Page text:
Education

Canadian border openings “critical” to tackle skill gaps

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In a white paper focused on the role of colleges and institutes in Canada’s “resilient” recovery, CICan said that along with meeting the needs of students and communities in Canada, its members need to train international students and new immigrants who can transition to work in the country to fill labour shortage gaps.

“Safely reopening our borders to international talent will play a critical role in tackling skills gaps”

“Colleges and institutes are ideally placed to support Canadians and help their communities recover in the months ahead,” the paper suggested.

“Given the global nature of this pandemic, which has interrupted international travel, ensuring Canada continues to attract the international students who will become such an important part of our future workforce will be equally important.”

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While educators need to help “Canadians develop the skills they need to succeed in uncertain times”, they can also meet the evolving labour requirements of employers by “attracting international students to Canada and helping them transition to the labour market and citizenship”.

“Helping Canadian businesses, particularly SMEs, innovate and grow by leveraging the full potential of college and institute applied research capacity will also be critical as we look to rebuild a resilient, sustainable and green economy,” CICan said.

The pandemic has “compounded” problems with “an ageing population creating labour shortages that need to be addressed through immigration”, CICan said.

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“Safely reopening our borders to international talent will play a critical role in tackling skills gaps in many sectors and meeting the labour needs of Canadian employers,” the report read.

Canada’s colleges and institutes can also help newcomers in the country to “upgrade their skills, transition foreign credentials or reorient their career”.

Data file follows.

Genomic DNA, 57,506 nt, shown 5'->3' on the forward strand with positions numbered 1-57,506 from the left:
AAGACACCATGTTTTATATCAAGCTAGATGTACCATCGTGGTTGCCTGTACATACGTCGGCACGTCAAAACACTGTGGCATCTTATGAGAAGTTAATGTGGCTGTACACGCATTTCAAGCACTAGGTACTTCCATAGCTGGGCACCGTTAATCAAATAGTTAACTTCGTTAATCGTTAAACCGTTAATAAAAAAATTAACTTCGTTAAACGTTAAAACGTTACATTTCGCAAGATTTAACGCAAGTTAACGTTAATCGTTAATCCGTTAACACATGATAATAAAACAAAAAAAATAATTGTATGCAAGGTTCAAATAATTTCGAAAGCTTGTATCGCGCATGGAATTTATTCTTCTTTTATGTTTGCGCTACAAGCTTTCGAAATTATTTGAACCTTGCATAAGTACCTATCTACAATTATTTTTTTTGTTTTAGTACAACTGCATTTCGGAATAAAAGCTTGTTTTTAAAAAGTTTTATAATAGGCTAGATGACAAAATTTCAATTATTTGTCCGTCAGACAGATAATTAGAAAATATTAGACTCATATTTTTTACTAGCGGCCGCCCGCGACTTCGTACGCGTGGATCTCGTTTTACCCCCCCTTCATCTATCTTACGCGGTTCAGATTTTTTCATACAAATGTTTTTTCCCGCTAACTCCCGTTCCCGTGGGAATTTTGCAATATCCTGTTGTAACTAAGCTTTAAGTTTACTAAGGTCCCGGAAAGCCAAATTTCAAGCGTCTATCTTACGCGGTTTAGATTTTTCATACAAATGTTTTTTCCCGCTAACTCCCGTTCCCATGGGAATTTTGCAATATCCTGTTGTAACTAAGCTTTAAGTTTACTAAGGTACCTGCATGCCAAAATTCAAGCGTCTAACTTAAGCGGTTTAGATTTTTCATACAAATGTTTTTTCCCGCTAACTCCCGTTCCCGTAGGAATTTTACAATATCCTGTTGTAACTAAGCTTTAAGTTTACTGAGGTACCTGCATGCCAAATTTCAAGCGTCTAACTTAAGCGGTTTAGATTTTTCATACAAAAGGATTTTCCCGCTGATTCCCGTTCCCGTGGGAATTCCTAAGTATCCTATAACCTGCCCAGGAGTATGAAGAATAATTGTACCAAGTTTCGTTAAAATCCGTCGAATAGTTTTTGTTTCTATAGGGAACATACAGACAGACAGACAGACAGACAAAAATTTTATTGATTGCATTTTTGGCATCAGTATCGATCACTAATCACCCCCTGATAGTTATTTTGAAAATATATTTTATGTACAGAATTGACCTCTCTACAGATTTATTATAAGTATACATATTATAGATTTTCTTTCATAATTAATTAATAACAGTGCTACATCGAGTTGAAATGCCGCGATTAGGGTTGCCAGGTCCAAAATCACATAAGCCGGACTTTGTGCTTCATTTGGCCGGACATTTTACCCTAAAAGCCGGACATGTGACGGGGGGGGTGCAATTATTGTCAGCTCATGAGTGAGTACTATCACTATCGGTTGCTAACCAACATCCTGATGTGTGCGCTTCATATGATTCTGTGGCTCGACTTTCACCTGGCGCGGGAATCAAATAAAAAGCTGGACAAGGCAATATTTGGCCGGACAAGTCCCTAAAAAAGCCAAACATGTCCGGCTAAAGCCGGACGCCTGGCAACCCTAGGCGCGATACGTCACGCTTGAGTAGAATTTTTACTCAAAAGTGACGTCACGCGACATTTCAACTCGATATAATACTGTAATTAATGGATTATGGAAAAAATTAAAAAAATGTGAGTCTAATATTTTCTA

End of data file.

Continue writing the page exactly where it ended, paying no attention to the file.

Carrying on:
“Thanks to a variety of formal credentials, including joint degrees, diplomas and certificates, Canadian and international students also have access to many diverse pathways to achieve their education and career goals,” CICan suggested.

“Colleges and institutes represent the fastest-growing level of study for international students in Canada, accounting for just under half of all study permit holders at the post-secondary level in 2019. A majority of these international students will work in Canada and intend on applying for permanent residence.”

Canada’s minister of Immigration, Refugees and Citizenship Marco E. L. Mendicino announced that from December 14, IRCC will begin accepting applications for permanent residence from refugee claimants who work in Canada’s health-care sector and provide direct care to patients.

In November, IRCC said it planned to attract some 1,233,000 new permanent residents to the country between 2021 and 2023.

Mendicino indicated that by allowing temporary residents to become permanent, the country’s short-term needs to respond to Covid-19 and longer-term demographic challenges – mainly around its ageing population – could be addressed.

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“For those who are already in Canada and here on a temporary basis, it behooves us to see whether or not there’s a way to accelerate their pathway to becoming Canadian,” Mendicino told Bloomberg.

“[International students] are a very attractive pool that we’re going to look very closely at”

“International students who tend to be a younger population, who tend to be right at the outset of their careers having a longer period within their lifespan to contribute and they are a very attractive pool that we’re going to look very closely at,” he said in November.

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